While you shouldn’t expect an alpha reader to write or rewrite anything for you, a second opinion may be able to help unclog any writer’s block you might be experiencing. I find that my initial story ideas come to me organically in bursts, but they can only fuel my writing for so long. Once they burn out, I often feel as if I’ve rowed out confidently into uncharted waters only to lose one of my paddles halfway through the journey. At that point, a fresh pair of eyes can often help to move things along again.

An alpha reader might be able to spot missed opportunities in the story or give you different interpretations of characters and their motivations that get your ideas flowing again. Or find that missing paddle, if we’re still using my flimsy rowing analogy. (Sidebar: I’ve never rowed before. Is it easy to lose a paddle?)

Do I need encouragement?

I love to write… except when I don’t. I’m sure most writers must experience this love/hate relationship with their craft. There are days when sometimes even the thing you love to do the most feels like a chore. It could be that you’re just not ‘feeling it’. It could be that there’s a particular chapter that you’re not that keen on writing. It could be that you’ve got rewrites that desperately need doing but you keep putting them off. Whatever the job is, you just keep trying to avoid it for as long as possible.

If you feel that you’re running out of steam, it can be hard to be disciplined and get the work done. During times like these, one of the most commonly suggested remedies is to take a break from writing altogether in the hope that inspiration will return to you when you stop trying to force it. It’s similar to the idea that you’ll only ever find your lost car keys when you stop looking for them.

Alpha feedback can be a great way to structure and drive the writing process. Click To Tweet

But, have you also ever considered using feedback to get your writing mojo back? Some authors prefer to wait until a manuscript has been drafted in full before they use an alpha reader, but others find that having a steady stream of comments coming in as they go helps the writing process remain similarly steady. Sci-fi author Mary Robinette Kowal, for instance, is a proponent of the latter – using a private online community of alpha readers to give her chapter-by-chapter critiques on her latest manuscripts as she writes them. “It works as a carrot,” she explains on her blog. “Knowing that I get to post and get immediate pats on the back, will sometimes push me to finish a chapter that I’m otherwise stalling on.”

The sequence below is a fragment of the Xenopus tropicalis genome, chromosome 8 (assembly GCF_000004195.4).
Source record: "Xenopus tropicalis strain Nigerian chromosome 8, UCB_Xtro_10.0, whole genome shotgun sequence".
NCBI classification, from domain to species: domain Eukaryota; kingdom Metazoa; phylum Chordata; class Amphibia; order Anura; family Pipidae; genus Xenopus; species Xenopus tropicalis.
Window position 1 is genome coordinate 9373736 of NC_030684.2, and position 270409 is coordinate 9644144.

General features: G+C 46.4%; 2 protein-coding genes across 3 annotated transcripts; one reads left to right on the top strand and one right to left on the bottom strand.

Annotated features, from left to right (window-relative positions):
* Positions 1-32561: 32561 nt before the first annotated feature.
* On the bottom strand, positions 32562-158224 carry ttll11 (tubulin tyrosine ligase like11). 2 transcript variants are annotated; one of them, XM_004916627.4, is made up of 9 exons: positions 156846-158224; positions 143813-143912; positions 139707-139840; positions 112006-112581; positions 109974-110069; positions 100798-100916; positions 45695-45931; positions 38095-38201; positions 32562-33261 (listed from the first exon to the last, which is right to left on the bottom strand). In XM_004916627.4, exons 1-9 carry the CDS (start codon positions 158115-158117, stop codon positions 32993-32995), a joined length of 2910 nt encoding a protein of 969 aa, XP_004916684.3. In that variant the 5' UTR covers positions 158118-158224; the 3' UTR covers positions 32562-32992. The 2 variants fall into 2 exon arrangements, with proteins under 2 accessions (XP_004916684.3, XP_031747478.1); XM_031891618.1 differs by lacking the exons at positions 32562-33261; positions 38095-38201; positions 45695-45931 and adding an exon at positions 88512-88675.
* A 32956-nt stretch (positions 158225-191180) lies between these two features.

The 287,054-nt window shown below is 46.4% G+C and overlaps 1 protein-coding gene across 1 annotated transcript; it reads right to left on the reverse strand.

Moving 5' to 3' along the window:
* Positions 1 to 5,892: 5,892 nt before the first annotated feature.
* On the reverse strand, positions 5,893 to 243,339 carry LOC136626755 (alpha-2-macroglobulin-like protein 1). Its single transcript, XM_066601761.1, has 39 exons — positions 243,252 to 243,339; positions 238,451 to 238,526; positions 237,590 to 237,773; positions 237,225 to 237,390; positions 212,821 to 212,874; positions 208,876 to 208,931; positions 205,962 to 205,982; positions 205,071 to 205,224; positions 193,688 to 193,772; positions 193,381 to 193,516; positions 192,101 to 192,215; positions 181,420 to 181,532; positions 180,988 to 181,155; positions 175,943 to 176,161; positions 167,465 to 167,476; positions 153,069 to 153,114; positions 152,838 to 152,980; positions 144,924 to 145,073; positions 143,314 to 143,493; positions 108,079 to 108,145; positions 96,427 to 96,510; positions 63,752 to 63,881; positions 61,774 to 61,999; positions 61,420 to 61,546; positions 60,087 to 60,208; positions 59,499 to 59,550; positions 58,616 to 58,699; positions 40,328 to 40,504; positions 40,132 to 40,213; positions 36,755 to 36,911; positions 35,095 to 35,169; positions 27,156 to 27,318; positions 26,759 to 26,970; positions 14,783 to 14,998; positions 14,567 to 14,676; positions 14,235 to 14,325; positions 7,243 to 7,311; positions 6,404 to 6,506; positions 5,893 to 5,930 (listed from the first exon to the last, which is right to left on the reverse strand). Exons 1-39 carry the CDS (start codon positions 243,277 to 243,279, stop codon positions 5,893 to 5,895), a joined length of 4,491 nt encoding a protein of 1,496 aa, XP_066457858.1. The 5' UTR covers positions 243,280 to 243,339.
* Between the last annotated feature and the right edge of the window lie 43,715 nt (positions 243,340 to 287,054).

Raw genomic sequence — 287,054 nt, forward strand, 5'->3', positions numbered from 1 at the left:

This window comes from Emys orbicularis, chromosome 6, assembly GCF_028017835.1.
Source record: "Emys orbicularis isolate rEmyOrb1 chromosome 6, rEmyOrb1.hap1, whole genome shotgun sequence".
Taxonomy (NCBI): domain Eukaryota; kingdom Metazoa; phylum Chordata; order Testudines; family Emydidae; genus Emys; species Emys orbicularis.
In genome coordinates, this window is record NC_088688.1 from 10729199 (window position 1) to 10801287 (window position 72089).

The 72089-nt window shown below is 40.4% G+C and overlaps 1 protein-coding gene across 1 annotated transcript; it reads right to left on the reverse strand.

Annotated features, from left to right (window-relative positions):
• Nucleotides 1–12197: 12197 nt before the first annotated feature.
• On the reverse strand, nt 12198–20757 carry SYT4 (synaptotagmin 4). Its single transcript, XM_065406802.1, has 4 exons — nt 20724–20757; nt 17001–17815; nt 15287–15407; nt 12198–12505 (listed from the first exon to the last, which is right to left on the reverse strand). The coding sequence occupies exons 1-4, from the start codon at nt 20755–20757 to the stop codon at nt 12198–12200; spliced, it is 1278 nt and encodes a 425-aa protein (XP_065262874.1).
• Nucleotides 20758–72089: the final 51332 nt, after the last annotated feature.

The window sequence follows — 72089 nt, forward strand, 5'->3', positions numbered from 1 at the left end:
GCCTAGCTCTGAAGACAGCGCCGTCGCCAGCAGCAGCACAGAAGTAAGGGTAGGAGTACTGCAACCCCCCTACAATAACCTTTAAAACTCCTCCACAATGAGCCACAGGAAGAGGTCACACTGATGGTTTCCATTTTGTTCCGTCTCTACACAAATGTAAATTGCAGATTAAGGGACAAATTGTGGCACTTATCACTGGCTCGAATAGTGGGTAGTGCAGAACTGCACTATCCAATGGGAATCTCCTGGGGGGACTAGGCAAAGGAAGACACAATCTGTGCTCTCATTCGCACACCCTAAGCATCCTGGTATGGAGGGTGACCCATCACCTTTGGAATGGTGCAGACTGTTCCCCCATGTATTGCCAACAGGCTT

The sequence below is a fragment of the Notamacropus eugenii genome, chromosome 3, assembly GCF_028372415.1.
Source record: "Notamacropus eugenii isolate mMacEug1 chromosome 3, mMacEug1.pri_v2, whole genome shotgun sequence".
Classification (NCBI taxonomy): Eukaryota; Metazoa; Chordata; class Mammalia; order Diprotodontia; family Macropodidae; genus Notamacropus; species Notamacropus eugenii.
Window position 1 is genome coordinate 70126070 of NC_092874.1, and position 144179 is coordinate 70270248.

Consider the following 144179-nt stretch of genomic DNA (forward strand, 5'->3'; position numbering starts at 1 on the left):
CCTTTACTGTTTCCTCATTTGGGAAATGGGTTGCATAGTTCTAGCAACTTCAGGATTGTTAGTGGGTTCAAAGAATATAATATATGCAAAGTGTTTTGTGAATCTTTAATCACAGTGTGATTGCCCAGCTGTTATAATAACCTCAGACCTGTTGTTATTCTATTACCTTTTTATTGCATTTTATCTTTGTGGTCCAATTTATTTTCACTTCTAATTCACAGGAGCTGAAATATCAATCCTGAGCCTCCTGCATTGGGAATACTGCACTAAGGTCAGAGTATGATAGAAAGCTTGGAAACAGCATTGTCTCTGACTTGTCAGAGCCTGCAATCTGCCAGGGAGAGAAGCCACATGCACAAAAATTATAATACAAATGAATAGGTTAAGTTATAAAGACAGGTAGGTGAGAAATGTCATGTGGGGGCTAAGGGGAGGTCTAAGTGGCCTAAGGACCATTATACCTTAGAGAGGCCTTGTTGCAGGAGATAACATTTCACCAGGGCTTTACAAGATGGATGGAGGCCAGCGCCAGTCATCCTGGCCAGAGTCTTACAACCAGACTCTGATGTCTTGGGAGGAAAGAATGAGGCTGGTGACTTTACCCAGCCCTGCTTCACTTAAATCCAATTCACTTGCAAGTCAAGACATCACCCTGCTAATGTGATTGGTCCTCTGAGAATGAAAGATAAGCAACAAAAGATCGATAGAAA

Of course the downside to this (which Kowal also touches upon) is that your alpha reader will have a segmented impression of the story, meaning you would then require a beta reader to read your finished manuscript in order to give you an accurate critique of the overall pacing. In fact, alpha readers will almost certainly know your book too intimately to also act as beta readers. By roping someone in during the early stages of writing, you effectively nullify their ability to provide help at a later stage. Like managing any resource, you’ll have to think long and hard about when you want to ‘spend’ that help.

Make a judgement call

An alpha reader can be a source of reassurance, criticism, motivation and inspiration, but ultimately their feedback is, of course, entirely subjective – as is whether you need it. On the one hand, if any/all of the questions above struck a chord with you, you might benefit from seeking out an alpha reader. On the other, if you’re feeling confident that things are running smoothly, or that it’s simply too early in your manuscript’s development for proper feedback, you probably won’t benefit just yet.

Ultimately, no-one knows your working process better than you, so it’s up to you to make a judgement call about whether or not feedback will be helpful, hindering or just plan redundant. Let me know your alpha reader opinions in the comments, or for more on getting feedback on your writing, you can check out Your Complete Guide To Getting Useful Criticism and Everything You Need To Know About Working With Beta Readers.

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3 thoughts on “Is Now The Time For An Alpha Reader?”

  1. KATH A. DELORME

    I am working on my first book, a memoir. I am considering an Alpha Reader. I am willing to pay this person as her time is valuable. She has a Masters Degree.
    I cannot find much on “credentials” of an Alpha Reader.
    Can you suggest what might be fair and reasonable to compensate, and what credentials are an asset.